IT and The Olympics

September 16th, 2016

Patrick Thibodeau reported for Computerworld that IT managers in businesses and governments are taking steps to ensure that the Summer Olympics do not bust networks or budgets. The opportunity for problems is there.

The Olympics will be live streamed, and London’s time difference means that many events will occur during the workday.

Employers say, minimally, they’ll be monitoring networks and will be prepared to cut off streaming access if they must. Some IT managers are reminding staff about network corporate policies.

Another problem is the potential for out-of-control mobile costs. Many employers support far more streaming-capable devices today than they did for the 2008 Olympics in Beijing.

The iPhone was just a year old when the Beijing games began. The iPad and Android smartphones had yet to arrive. All these devices encourage streaming with the help of apps. The carriers have responded to this with data caps.

For employers that supply mobile equipment and pay carrier bills directly, there’s the risk that streaming employees could exceed usage limits and drive up mobile budgets. But bring-your-own-device (BYOD) policies have also introduced another model, where employers offer reimbursement up to a certain point or stipends.

One company that has insight into mobile bills across its customer base is Tangoe, a telecom expense management firm. Tangoe sees potential problems for companies that pay the bills directly, especially with the carrier data caps.

Daniel Rudich, the senior vice president in charge of real time expense management at Tangoe, said the Olympics could have a 5% to 10% impact on their overall mobile budgets if users aren’t prepared for it.

Big problems can come from individual employees traveling overseas, Rudich said. One Tangoe client had an employee who racked up more than $30,000 in charges thanks to a Final Four app that continuously updated scores. Another employee cost a company $175,000 in roaming charges on an air card after downloading the entire first season of the TV show Seinfeld in a country that lacked English language TV.

In terms of networks, seven IT managers were contacted and all said they will be monitoring networks for streaming usage, and will prepare to take action if needed. Many already have in place what they need to control usage.

Source: Computerworld

Meanwhile, across the pond, BBC News is reporting that The Olympics have been putting mobile communications technology to the test. Telecoms firms say their networks will cope with the strain of the hundreds of thousands of spectators, workers and athletes using mobile devices across London’s Olympic Park in East London.

Thirty mobile phone masts have been fitted across the 500 acre site, 14 of them for inside stadiums and other buildings. In addition, telecommunications company BT says it has created the UK’s largest single wi-fi installation.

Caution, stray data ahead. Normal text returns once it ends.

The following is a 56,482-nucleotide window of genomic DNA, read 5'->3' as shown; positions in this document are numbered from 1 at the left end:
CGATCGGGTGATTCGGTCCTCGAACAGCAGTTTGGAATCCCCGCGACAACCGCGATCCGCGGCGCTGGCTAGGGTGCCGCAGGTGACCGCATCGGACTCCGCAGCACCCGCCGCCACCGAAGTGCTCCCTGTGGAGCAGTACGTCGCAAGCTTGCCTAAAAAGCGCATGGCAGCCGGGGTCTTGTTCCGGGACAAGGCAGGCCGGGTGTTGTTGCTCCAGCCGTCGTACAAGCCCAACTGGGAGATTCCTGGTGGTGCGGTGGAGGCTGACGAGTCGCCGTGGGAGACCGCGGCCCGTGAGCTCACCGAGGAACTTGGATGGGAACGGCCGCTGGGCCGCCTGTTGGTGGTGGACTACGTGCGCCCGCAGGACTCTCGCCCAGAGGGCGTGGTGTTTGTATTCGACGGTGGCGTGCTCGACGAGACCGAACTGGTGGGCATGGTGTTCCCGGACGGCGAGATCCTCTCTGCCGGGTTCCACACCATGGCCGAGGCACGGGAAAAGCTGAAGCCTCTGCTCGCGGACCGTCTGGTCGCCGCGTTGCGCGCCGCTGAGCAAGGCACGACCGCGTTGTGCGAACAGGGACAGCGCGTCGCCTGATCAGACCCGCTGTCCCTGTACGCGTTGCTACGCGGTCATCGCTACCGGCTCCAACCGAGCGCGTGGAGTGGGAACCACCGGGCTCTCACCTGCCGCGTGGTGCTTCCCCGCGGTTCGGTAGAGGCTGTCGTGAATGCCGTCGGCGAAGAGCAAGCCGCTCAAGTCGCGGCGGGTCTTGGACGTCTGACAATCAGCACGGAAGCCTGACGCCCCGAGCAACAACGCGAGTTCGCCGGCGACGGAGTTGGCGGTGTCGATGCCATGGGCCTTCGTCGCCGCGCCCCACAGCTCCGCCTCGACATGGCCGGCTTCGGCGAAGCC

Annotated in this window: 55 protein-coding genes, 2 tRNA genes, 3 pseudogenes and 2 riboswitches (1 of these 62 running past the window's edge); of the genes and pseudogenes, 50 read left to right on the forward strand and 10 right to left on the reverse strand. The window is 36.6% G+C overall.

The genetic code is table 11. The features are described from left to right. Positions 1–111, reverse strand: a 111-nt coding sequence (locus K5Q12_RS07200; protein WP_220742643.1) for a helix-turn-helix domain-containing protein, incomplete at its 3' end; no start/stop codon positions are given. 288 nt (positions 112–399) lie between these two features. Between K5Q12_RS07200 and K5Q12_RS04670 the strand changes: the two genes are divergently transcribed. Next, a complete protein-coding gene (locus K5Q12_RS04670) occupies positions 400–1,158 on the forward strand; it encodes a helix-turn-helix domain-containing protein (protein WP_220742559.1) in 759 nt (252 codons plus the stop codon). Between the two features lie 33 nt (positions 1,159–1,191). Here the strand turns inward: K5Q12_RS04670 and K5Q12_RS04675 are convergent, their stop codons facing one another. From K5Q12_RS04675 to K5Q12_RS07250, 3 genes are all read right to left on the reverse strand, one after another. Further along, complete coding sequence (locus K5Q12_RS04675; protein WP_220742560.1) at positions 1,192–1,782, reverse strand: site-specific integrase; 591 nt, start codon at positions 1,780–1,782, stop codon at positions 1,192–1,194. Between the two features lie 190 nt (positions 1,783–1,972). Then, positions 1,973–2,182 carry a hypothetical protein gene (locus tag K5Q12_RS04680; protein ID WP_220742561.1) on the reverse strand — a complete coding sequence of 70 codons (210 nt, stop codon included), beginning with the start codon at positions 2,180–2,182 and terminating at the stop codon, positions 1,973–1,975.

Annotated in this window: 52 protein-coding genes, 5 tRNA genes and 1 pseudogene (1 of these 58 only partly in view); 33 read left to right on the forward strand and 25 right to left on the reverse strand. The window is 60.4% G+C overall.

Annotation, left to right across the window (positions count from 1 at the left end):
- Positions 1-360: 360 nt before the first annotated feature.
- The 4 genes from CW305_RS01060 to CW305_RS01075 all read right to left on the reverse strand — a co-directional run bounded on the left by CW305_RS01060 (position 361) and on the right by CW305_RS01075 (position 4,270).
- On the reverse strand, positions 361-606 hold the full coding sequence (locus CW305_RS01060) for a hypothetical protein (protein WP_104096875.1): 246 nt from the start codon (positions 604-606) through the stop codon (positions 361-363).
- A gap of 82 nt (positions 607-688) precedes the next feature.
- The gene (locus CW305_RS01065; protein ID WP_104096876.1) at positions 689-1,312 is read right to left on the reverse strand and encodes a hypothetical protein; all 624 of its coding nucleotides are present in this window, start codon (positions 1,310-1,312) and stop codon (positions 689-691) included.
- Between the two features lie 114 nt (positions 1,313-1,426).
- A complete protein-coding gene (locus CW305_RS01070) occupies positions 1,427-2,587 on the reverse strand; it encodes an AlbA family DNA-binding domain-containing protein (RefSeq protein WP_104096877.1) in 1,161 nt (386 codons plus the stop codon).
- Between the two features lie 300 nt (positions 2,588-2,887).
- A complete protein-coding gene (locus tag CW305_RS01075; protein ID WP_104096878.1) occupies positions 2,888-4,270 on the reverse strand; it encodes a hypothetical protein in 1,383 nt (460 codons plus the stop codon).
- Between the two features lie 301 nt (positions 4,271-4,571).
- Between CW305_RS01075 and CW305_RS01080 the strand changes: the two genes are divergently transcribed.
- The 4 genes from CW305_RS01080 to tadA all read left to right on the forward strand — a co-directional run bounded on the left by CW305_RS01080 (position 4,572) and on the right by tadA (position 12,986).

Content providers have also taken steps to limit data usage. The nine venues on site can hold more than 160,000 spectators at any one time. Twenty thousand members of the media are expected, and the Olympic village houses about 17,500 athletes and officials. They will be joined by thousands more workers and security staff.

The chair of the the body representing UK mobile operators and content providers said that, “At peak time when one set of spectators leaves and another arrives you will have between 200,000 to 300,000 people on site,” Stuart Newstead told the BBC.

“It’s as well prepared as it can be. The key to the planning has been co-operation between the operators to maximize the laws of physics, allowing a far denser configuration of masts and antennas than normal to ensure as much capacity as possible.”

Organizers say that means that everyone should be able to make calls, send texts, browse the internet and upload material to social networks even at the busiest times.

To relieve strain on 3G data services BT has installed about 1,000 wi-fi hotspots, free for some phone company subscribers. BT says it expects to be able to handle peak traffic of 1.7 gigabits per second: the equivalent of 13,200 webpage downloads every minute.

“The technology we have put in place is built specifically for events with a high density of spectators,” said a BT spokeswoman.

Content providers whose material is likely to be popular with attendees have been asked to strike a balance between the kind of material they want to offer and its impact on data usage.

Mobile phone and computer users are not the only ones using the wireless spectrum.
Communications regulator Ofcom has licensed about 20,000 frequencies to allow:

  • Broadcasters to use wireless cameras, microphones and talkback systems
  • Olympic organizers to use wireless timing and scoring equipment
  • Olympic officials, team members, support staff and emergency services to have reliable communication systems.

To secure capacity it borrowed spectrum from the Ministry of Defence and has used frequencies freed up by the switch-off of analogue TV signals.

It says it will also have between 30 and 40 staff on site at any one time to check users do not suffer interference from either each others’ equipment or deliberate jamming by malicious parties.

It also has spare frequencies that it can hand out to mitigate any problems.

Source: BBC News